Mapping the sexual divide
Researchers look for genetic clues to disease's gender bias.
Those who have been keeping a mental tally of the differences between males and females can now add another 25,281 items to the list. That's the number of differences that researchers have found in gene expression between male and female mice, according to a report published online in this month's Genome Research1.
With the exception of sex chromosomes, males and females have all the same genes; although variations in these genes and the genetic material between them produce the different types and amounts of proteins that make one person different from another. Researchers have found that other factors, such as sex hormones, can also affect the amount of protein produced, making gene expression broadly different in males and females. That in turn could affect, for example, the way that drugs are metabolized by men versus women.
A few thousand such differences have been identified before. But now researchers have taken a huge step up in cataloguing the number of genes that behave differently from one sex to the next.
"The results have particular importance for understanding common diseases, almost all of which exhibit some sex bias," says Jake Lusis, a geneticist at the University of California, Los Angeles, and co-author of the study. "For example, women are much more susceptible to most autoimmune diseases, such as lupus and multiple sclerosis, whereas men are more susceptible to heart disease and Alzheimer's disease."
A big surprise
The study revealed the huge extent of sex differences in the genes by surveying more than 1,200 samples of brain, muscle, fat and liver from 334 mice. The team used microarrays to simultaneously assess the expression of more than 23,000 genes in all of the four tissues, looking for differences between the male and female mice. For most genes the expression difference was less than 20%, but for some it was more than 300%.
To their surprise, they found more than 25,000 examples of different gene expression. In the liver, where drugs are metabolised, about 70% of expressed genes were different between the sexes. Only 14% of the genes expressed in the brain were found to be different, although the researchers caution that this preliminary result might not mean anything significant about the difference between male and female brains.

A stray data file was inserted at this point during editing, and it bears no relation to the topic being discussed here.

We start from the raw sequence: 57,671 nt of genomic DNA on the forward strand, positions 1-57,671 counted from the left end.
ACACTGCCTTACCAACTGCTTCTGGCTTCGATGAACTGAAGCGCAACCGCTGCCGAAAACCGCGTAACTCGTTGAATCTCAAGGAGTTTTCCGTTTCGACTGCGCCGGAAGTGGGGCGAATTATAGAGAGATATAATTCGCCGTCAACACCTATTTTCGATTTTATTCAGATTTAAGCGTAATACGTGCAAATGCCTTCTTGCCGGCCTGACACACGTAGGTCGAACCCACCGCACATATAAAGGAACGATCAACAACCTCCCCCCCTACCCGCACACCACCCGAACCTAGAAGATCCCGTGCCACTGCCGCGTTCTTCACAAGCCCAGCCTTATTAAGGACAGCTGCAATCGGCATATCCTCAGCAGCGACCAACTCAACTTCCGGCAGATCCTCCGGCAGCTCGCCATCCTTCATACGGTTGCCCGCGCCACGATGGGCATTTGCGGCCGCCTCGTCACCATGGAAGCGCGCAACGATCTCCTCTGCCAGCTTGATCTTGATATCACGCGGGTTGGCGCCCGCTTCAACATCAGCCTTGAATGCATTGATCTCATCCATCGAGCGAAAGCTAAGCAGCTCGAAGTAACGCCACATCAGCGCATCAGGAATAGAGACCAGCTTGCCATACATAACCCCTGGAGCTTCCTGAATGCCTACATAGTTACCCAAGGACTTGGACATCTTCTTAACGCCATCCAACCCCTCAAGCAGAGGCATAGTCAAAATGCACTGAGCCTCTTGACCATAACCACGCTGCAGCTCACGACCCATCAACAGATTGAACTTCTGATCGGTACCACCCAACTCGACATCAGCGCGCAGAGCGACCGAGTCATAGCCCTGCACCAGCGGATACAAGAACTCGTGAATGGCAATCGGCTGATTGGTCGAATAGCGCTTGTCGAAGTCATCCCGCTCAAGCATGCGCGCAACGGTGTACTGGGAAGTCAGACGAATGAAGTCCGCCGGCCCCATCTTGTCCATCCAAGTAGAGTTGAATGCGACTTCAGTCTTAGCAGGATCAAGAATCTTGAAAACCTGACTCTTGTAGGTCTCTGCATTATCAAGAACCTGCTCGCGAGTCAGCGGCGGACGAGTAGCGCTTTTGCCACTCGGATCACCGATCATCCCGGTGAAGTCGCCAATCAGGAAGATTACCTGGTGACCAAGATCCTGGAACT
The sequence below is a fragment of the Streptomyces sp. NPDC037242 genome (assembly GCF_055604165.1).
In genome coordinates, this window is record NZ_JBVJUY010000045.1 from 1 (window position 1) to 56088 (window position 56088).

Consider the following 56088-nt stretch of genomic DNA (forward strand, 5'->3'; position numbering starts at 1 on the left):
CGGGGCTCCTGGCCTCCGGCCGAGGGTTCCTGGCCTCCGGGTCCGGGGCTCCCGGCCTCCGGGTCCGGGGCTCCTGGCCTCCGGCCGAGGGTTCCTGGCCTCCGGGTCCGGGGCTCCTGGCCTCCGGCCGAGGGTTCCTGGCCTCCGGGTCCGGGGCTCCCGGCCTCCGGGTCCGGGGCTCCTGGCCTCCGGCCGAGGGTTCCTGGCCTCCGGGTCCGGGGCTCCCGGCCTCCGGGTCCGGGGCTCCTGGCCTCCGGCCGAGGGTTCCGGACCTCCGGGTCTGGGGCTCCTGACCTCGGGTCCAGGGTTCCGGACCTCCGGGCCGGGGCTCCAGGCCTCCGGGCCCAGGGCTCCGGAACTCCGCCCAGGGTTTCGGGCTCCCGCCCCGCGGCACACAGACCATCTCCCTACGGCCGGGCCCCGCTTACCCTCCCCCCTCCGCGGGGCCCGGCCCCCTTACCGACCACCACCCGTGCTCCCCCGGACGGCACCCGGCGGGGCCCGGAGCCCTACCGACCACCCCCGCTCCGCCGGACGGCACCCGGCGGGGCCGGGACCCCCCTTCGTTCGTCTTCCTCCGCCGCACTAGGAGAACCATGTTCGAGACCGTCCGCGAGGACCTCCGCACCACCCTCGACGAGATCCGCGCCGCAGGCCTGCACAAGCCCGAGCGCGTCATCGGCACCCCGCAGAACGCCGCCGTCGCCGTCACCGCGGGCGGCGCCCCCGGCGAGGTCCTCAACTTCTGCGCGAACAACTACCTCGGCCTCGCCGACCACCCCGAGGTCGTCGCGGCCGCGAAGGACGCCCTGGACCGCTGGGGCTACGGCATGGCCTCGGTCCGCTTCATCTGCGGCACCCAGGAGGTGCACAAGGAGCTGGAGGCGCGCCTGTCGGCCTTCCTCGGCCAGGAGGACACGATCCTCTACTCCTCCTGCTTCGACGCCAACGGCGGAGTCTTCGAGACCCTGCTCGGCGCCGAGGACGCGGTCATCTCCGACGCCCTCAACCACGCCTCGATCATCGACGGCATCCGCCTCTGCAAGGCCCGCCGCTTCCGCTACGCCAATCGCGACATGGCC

"The striking observation is that the number of genes is much larger than anyone thought," says David Waxman, a biologist from Boston University, Massachusetts, whose lab has previously identified 1,500 examples of sexually biased gene expression in the mouse liver.
Thomas Drake, a co-author on the paper and pathologist at the University of California says that other experiments show that these differences are mostly due to the influence of hormones on genes.
The team doesn't yet know what overall difference it makes to the mice for all these genes to be expressed differently. But Lusis, Drake and their collaborators have already used the data to identify regions of the genome that might contribute to mouse obesity, a condition that hits more females than males2.
A greater understanding of these differences, they say, could help to tailor-make drugs for the different sexes.
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- Yang X., et al. Genome Res., doi:10.1101/gr.5217506 (2006).
- Wang ., et al. PloS Genet., 2. e15 (2006).
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